Coronary artery calcification is increased in patients with COPD and associated with increased morbidity and mortality

M.C. Williams, J.T. Murchison, L.D. Edwards, A. Agusti, P. Bakke, P.M.A. Calverley, B. Celli, H.O. Coxson, C. Crim, D.A. Lomas, B.E. Miller, S. Rennard, E.K. Silverman, R. Tal Singer, J. Vestbo, E. Wouters, J.C. Yates, E.J.R van Beek, D.E. Newby, the Evaluation of COPD Longitudinally to Identify Predictive Surrogate Endpoints (ECLIPSE) investigatorsW. MacNee

Research output: Contribution to journalArticleAcademicpeer-review

37 Citations (Scopus)


BACKGROUND: Coronary artery calcification is pathognomonic of coronary disease (CAD). Whether CAD in patients with COPD is linked to lung functional capacity and/or clinically relevant outcomes is unknown. The was to assess the association between CAD and disease severity, capacity and outcomes in patients with COPD. METHODS: Coronary artery score (CACS; Agatston score) was measured using chest CT in patients smokers with normal spirometry and non-smokers from the Evaluation of Longitudinally to Identify Predictive Surrogate Endpoints (ECLIPSE) RESULTS: CACS was measured in 942 subjects: 672 with COPD (mean age+/- years; FEV1 49+/-16% predicted), 199 smokers with normal spirometry years; FEV1 110+/-12% predicted) and 71 non-smokers (55+/-9 years; FEV1 predicted). CACS was higher in patients with COPD than smokers or non- (median (IQR), 128 (492) vs 0 (75) vs 0 (3) Agatston units (AU), patients with COPD, CACS correlated with age, pack-years, 6 min walking modified Medical Research Council Dyspnoea score and circulating levels interleukin (IL)-6, IL-8, Clara Cell protein 16, surfactant protein D peripheral blood neutrophil count, but not with emphysema, exacerbation frequency, % predicted FEV1 or decline in FEV1. CACS was higher in COPD who died than in those who survived until 3-year follow-up (CACS AU, p<0.001), and was associated with mortality in a Cox proportional model (p=0.036). CONCLUSIONS: Patients with COPD have more CAD than this is associated with increased dyspnoea, reduced exercise capacity increased mortality. These data indicate that the presence of CAD in with COPD is associated with poor clinical outcomes.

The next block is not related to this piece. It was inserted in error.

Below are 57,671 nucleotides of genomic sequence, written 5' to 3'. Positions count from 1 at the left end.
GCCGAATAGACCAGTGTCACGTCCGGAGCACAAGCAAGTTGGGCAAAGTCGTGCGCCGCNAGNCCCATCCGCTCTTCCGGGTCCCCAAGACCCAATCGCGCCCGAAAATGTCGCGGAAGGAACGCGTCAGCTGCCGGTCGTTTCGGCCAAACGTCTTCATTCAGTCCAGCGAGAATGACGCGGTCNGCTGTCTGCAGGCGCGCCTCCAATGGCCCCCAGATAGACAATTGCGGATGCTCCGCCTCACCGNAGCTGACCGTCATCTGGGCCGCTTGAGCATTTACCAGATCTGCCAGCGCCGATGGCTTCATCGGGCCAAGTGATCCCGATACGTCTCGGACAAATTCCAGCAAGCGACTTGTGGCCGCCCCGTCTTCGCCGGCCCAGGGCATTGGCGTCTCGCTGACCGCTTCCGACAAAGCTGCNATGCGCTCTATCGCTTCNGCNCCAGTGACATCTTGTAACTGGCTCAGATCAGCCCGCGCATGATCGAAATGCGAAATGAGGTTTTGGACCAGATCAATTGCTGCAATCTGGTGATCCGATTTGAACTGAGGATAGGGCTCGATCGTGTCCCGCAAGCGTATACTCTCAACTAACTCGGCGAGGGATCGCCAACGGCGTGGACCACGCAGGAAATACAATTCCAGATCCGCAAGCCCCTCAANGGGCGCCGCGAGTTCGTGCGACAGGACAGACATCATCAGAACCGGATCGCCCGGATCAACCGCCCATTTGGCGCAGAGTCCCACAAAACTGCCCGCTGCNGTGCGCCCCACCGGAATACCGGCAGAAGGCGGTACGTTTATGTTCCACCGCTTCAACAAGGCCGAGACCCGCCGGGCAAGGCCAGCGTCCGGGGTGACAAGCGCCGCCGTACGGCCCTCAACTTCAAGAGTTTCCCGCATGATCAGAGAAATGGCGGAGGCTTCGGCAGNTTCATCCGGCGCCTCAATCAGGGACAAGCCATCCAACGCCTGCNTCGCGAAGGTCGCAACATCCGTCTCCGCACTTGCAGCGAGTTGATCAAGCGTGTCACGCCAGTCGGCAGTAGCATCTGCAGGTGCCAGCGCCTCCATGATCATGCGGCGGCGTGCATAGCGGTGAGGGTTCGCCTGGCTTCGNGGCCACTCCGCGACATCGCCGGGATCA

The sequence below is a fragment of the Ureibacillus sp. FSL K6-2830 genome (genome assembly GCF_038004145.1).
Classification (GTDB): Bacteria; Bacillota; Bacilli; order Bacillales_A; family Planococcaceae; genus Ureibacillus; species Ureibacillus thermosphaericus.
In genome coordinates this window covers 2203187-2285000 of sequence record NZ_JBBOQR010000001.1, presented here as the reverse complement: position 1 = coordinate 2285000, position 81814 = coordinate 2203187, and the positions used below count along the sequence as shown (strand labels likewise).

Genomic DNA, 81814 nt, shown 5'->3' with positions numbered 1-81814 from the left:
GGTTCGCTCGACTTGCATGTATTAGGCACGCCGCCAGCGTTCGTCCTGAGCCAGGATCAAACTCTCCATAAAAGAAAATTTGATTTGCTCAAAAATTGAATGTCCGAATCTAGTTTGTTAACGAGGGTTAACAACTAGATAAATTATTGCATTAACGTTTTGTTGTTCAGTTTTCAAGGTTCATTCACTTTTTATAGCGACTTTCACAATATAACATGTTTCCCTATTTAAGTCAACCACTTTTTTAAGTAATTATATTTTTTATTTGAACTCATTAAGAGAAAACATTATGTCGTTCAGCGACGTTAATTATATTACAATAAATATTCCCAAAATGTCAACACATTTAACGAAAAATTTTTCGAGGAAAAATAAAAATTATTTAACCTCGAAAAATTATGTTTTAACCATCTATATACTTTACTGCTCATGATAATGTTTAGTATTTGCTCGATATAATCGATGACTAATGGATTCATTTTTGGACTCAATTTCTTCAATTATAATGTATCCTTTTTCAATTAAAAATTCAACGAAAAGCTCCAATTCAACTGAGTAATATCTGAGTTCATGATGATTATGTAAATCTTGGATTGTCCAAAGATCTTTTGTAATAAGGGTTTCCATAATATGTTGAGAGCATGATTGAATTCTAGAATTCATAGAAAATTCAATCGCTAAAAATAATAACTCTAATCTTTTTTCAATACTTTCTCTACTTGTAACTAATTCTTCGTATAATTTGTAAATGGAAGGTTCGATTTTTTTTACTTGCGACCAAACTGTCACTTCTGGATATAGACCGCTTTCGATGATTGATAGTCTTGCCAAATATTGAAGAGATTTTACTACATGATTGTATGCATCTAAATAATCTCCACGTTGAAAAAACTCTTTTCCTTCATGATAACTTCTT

Original languageEnglish
Pages (from-to)718-723
Number of pages6
Issue number8
Publication statusPublished - Aug 2014



Cite this

Williams, M. C., Murchison, J. T., Edwards, L. D., Agusti, A., Bakke, P., Calverley, P. M. A., Celli, B., Coxson, H. O., Crim, C., Lomas, D. A., Miller, B. E., Rennard, S., Silverman, E. K., Tal Singer, R., Vestbo, J., Wouters, E., Yates, J. C., van Beek, E. J. R., Newby, D. E., ... MacNee, W. (2014). Coronary artery calcification is increased in patients with COPD and associated with increased morbidity and mortality. Thorax, 69(8), 718-723.